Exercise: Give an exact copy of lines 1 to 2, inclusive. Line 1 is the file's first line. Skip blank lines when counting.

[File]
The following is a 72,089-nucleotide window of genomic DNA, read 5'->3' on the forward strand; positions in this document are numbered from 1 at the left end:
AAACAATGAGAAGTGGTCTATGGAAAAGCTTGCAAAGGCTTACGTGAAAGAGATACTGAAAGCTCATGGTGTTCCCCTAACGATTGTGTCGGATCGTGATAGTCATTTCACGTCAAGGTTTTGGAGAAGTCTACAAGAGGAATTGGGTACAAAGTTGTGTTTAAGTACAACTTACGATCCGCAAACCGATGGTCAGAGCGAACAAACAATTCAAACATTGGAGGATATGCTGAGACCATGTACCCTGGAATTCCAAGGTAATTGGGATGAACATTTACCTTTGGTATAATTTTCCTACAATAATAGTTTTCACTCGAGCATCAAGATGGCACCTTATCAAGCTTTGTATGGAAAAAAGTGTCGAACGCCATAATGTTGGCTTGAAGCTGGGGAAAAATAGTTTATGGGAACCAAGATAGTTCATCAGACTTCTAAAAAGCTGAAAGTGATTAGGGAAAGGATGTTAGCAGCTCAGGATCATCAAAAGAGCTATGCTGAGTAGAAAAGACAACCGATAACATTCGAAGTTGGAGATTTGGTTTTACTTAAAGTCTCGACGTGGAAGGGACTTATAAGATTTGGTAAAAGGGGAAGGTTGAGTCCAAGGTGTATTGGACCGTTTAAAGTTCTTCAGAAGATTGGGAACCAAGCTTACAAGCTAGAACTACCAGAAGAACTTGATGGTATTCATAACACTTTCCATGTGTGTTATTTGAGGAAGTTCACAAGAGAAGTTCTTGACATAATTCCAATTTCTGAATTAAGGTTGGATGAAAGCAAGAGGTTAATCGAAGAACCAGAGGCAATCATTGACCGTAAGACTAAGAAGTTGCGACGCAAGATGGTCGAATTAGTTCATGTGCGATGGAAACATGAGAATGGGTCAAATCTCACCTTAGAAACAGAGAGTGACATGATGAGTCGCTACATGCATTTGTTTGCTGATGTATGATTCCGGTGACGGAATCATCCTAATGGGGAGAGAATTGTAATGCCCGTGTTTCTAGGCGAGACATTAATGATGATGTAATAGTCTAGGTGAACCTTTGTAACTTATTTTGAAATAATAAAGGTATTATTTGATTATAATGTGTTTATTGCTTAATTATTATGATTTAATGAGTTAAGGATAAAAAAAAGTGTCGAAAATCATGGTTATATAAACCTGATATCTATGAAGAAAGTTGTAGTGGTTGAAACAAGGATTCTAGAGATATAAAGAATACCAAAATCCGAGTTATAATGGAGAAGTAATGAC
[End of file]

The following is a 72,089-nucleotide window of genomic DNA, read 5'->3' on the forward strand; positions in this document are numbered from 1 at the left end:
AAACAATGAGAAGTGGTCTATGGAAAAGCTTGCAAAGGCTTACGTGAAAGAGATACTGAAAGCTCATGGTGTTCCCCTAACGATTGTGTCGGATCGTGATAGTCATTTCACGTCAAGGTTTTGGAGAAGTCTACAAGAGGAATTGGGTACAAAGTTGTGTTTAAGTACAACTTACGATCCGCAAACCGATGGTCAGAGCGAACAAACAATTCAAACATTGGAGGATATGCTGAGACCATGTACCCTGGAATTCCAAGGTAATTGGGATGAACATTTACCTTTGGTATAATTTTCCTACAATAATAGTTTTCACTCGAGCATCAAGATGGCACCTTATCAAGCTTTGTATGGAAAAAAGTGTCGAACGCCATAATGTTGGCTTGAAGCTGGGGAAAAATAGTTTATGGGAACCAAGATAGTTCATCAGACTTCTAAAAAGCTGAAAGTGATTAGGGAAAGGATGTTAGCAGCTCAGGATCATCAAAAGAGCTATGCTGAGTAGAAAAGACAACCGATAACATTCGAAGTTGGAGATTTGGTTTTACTTAAAGTCTCGACGTGGAAGGGACTTATAAGATTTGGTAAAAGGGGAAGGTTGAGTCCAAGGTGTATTGGACCGTTTAAAGTTCTTCAGAAGATTGGGAACCAAGCTTACAAGCTAGAACTACCAGAAGAACTTGATGGTATTCATAACACTTTCCATGTGTGTTATTTGAGGAAGTTCACAAGAGAAGTTCTTGACATAATTCCAATTTCTGAATTAAGGTTGGATGAAAGCAAGAGGTTAATCGAAGAACCAGAGGCAATCATTGACCGTAAGACTAAGAAGTTGCGACGCAAGATGGTCGAATTAGTTCATGTGCGATGGAAACATGAGAATGGGTCAAATCTCACCTTAGAAACAGAGAGTGACATGATGAGTCGCTACATGCATTTGTTTGCTGATGTATGATTCCGGTGACGGAATCATCCTAATGGGGAGAGAATTGTAATGCCCGTGTTTCTAGGCGAGACATTAATGATGATGTAATAGTCTAGGTGAACCTTTGTAACTTATTTTGAAATAATAAAGGTATTATTTGATTATAATGTGTTTATTGCTTAATTATTATGATTTAATGAGTTAAGGATAAAAAAAAGTGTCGAAAATCATGGTTATATAAACCTGATATCTATGAAGAAAGTTGTAGTGGTTGAAACAAGGATTCTAGAGATATAAAGAATACCAAAATCCGAGTTATAATGGAGAAGTAATGAC